Ecuador’s new multilingual tourism police provide assistance to Cuenca’s visitors and expats
By Stephen Vargha
In the United States, there has been a long-standing discussion within tourism circles about the value of policing services at popular tourist destinations. Some argue that the local police can handle tourism duties as part of their workload.
Others say police with foreign language skills and a special assignment of looking after visitors are a valuable addition to the local tourism industry.
Despite the debate, little has been done in the United States. This is not the case in Ecuador. A year ago, the Ministry of tourism started a policing program for tourists in the largest cities in Ecuador. Though there was a good amount of fanfare at the time, it is something that few expats and visitors to Cuenca know about.
“It was created by the Ministry of Government and the Ministry of Tourism,” said Maria Rosa Aguirre. “The ministries wanted to assist tourists with security and protection.” Aguirre is the Director of Ministry of Tourism’s Zone 6, which includes the provinces of Azuay, Cañar, Chimborazo, Cotopaxi, El Oro, Loja, Morona Santiago, Pastaza, Tungurahua, and Zamora Chinchipe.
Aguirre has been the Director for three months. Prior to that, the Cuenca native was a technician at the ministry in her hometown.
There are currently 313 tourism police in Ecuador. Quito has the most with 200, followed by Guayaquil with 72 and Cuenca with 31 officers. There are eight officers in Baños de Agua Santa and ten officers in four other provinces.
Tourism police officers can have special duties based on their location. Baños tourism police officers are specialized in adventures. The town in eastern Tungurahua province is geared towards adventure sports and activities, horseback riding, mountain biking, paragliding, rock climbing, and daytrips to the Amazon jungle.
“In Cuenca, they work in pairs, and we focus on areas where there are lots of tourists,” said Aguirre. “Our primary areas, though not exclusive, are Parque Calderón, Calle Larga, and Paseo 3 de Noviembre.” These areas of the city have the highest concentration of tourists.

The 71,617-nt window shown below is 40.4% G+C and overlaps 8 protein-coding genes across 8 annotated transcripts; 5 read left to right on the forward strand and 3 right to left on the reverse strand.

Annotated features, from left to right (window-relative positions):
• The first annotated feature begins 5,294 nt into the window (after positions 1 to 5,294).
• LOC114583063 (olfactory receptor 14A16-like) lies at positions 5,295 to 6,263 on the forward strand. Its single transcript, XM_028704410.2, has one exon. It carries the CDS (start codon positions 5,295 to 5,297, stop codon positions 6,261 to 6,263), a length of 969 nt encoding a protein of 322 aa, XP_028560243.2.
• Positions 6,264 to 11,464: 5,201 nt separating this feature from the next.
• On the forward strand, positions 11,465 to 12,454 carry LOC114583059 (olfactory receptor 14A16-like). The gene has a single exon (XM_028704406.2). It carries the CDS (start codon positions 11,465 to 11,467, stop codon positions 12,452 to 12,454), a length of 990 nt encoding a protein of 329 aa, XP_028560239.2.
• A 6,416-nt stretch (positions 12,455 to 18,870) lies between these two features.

“We can and have gone to Turi and Baños de Cuenca,” said Aguirre. Baños is a parish located eight kilometers (five miles) southwest of Cuenca. It is known for its medicinal hot springs of volcanic origin.
Bicycles are provided to some officers for mobility and greater coverage. “It is easy to get around on bicycles,” said Aguirre. “Because they are on bikes, we sometimes go as far east as San Blas and as far west as San Sebastián in El Centro.”
Monday through Friday, tourism officers work from 8 a.m. to 1 p.m. and from 3 p.m. to 6 p.m. Saturday and Sunday are shorter with officers ending the day at 3 p.m. Fridays have the highest staffing with 28 tourism police officers on duty.
Wearing identifiable neon green jackets, they walk the streets of El Centro, through alleyways, and up and down the steep spiraling stairs of the New Cathedral. On their left arms is an insignia of the tourist police as well as large blue letters stating, “Policía de Turismo.” They go where they think tourists need their assistance.
The Ministry of Tourism has a technical team that meets at the governmental offices at Av. México y Av. Las Américas to decide where to go and when. National and religious holidays factor greatly into the ministry’s police coverage.
Tourism and related industries are a major contributor to the local economy. An academic study released in July 2019, “Segmentation of Tourists in the Heritage Site of Cuenca, Ecuador,” said tourism is “vital” to the city.